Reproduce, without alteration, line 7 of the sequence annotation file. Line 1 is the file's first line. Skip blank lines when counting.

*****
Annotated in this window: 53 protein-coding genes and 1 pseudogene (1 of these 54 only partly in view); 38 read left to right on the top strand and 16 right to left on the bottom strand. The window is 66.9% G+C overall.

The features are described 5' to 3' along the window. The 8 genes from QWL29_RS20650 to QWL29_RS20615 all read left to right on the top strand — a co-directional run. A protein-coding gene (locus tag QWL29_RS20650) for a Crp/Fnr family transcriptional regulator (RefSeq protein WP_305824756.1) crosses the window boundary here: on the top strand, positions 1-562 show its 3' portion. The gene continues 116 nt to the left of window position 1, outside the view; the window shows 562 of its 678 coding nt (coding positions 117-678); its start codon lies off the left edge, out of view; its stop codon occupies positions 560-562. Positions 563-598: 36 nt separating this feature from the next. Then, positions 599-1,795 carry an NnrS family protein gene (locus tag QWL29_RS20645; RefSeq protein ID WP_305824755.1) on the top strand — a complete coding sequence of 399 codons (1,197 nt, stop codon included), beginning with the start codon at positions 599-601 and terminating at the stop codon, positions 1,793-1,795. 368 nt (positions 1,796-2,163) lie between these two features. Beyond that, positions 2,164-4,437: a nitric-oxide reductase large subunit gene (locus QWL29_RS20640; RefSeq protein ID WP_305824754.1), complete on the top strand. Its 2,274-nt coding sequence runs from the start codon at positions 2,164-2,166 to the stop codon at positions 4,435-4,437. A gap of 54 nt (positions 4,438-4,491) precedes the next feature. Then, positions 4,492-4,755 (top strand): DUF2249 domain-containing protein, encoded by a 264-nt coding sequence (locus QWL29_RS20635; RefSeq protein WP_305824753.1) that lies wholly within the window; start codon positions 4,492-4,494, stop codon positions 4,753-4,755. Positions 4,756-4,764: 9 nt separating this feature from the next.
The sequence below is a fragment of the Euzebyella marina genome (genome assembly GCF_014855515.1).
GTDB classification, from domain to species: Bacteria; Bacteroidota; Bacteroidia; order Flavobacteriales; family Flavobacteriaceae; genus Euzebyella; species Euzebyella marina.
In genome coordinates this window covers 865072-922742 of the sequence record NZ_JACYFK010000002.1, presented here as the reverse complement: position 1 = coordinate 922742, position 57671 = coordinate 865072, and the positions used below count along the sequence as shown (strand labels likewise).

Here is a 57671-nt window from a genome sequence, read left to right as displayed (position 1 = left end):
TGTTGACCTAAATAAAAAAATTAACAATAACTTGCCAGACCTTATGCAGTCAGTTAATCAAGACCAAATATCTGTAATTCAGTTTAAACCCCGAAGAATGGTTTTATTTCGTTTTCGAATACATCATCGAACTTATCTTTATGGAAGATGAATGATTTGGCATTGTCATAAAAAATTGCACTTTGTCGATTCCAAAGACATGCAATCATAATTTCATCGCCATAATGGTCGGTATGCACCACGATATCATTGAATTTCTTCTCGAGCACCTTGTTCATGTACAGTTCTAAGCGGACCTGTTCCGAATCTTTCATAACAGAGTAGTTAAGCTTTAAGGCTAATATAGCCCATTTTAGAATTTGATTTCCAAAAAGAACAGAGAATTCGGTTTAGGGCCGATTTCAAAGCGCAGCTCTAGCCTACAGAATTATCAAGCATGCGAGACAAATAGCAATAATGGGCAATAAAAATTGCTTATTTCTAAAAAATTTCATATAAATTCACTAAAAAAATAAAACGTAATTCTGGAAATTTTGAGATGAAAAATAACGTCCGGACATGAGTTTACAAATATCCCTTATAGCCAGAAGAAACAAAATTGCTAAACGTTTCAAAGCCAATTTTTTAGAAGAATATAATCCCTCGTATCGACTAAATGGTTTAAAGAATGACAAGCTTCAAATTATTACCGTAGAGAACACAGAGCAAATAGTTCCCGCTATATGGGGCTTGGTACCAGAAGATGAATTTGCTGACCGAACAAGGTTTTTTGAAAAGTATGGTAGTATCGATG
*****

TGTTGACCTAAATAAAAAAATTAACAATAACTTGCCAGACCTTATGCAGTCAGTTAATCAAGACCAAATATCTGTAATTCAGTTTAAACCCCGAAGAATGGTTTTATTTCGTTTTCGAATACATCATCGAACTTATCTTTATGGAAGATGAATGATTTGGCATTGTCATAAAAAATTGCACTTTGTCGATTCCAAAGACATGCAATCATAATTTCATCGCCATAATGGTCGGTATGCACCACGATATCATTGAATTTCTTCTCGAGCACCTTGTTCATGTACAGTTCTAAGCGGACCTGTTCCGAATCTTTCATAACAGAGTAGTTAAGCTTTAAGGCTAATATAGCCCATTTTAGAATTTGATTTCCAAAAAGAACAGAGAATTCGGTTTAGGGCCGATTTCAAAGCGCAGCTCTAGCCTACAGAATTATCAAGCATGCGAGACAAATAGCAATAATGGGCAATAAAAATTGCTTATTTCTAAAAAATTTCATATAAATTCACTAAAAAAATAAAACGTAATTCTGGAAATTTTGAGATGAAAAATAACGTCCGGACATGAGTTTACAAATATCCCTTATAGCCAGAAGAAACAAAATTGCTAAACGTTTCAAAGCCAATTTTTTAGAAGAATATAATCCCTCGTATCGACTAAATGGTTTAAAGAATGACAAGCTTCAAATTATTACCGTAGAGAACACAGAGCAAATAGTTCCCGCTATATGGGGCTTGGTACCAGAAGATGAATTTGCTGACCGAACAAGGTTTTTTGAAAAGTATGGTAGTATCGATG